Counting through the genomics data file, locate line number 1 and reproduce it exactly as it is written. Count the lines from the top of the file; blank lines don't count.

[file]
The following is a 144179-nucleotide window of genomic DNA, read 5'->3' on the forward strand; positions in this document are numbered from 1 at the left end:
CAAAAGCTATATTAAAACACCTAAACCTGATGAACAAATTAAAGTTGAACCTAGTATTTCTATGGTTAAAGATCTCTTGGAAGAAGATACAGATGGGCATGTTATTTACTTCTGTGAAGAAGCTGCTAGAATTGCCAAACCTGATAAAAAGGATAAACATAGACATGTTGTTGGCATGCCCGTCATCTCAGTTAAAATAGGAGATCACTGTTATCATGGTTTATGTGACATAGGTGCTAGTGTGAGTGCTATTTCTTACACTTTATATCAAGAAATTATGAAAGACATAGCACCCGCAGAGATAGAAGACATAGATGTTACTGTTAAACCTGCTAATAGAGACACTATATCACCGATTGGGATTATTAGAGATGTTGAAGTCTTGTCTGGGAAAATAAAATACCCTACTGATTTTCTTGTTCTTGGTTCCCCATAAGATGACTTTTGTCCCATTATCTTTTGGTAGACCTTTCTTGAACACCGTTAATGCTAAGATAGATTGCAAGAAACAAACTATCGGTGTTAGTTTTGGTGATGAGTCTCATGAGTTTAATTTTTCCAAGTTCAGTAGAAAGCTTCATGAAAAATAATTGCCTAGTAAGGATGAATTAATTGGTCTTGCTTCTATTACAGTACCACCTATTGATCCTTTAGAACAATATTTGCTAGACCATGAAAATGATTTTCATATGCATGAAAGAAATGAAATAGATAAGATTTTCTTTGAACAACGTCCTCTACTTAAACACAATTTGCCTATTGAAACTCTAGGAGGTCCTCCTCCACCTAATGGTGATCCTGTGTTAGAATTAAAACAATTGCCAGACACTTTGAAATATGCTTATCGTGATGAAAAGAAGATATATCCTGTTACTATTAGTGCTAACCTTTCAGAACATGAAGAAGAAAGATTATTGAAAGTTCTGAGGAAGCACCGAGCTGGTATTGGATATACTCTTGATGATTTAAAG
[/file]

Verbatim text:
The following is a 144179-nucleotide window of genomic DNA, read 5'->3' on the forward strand; positions in this document are numbered from 1 at the left end: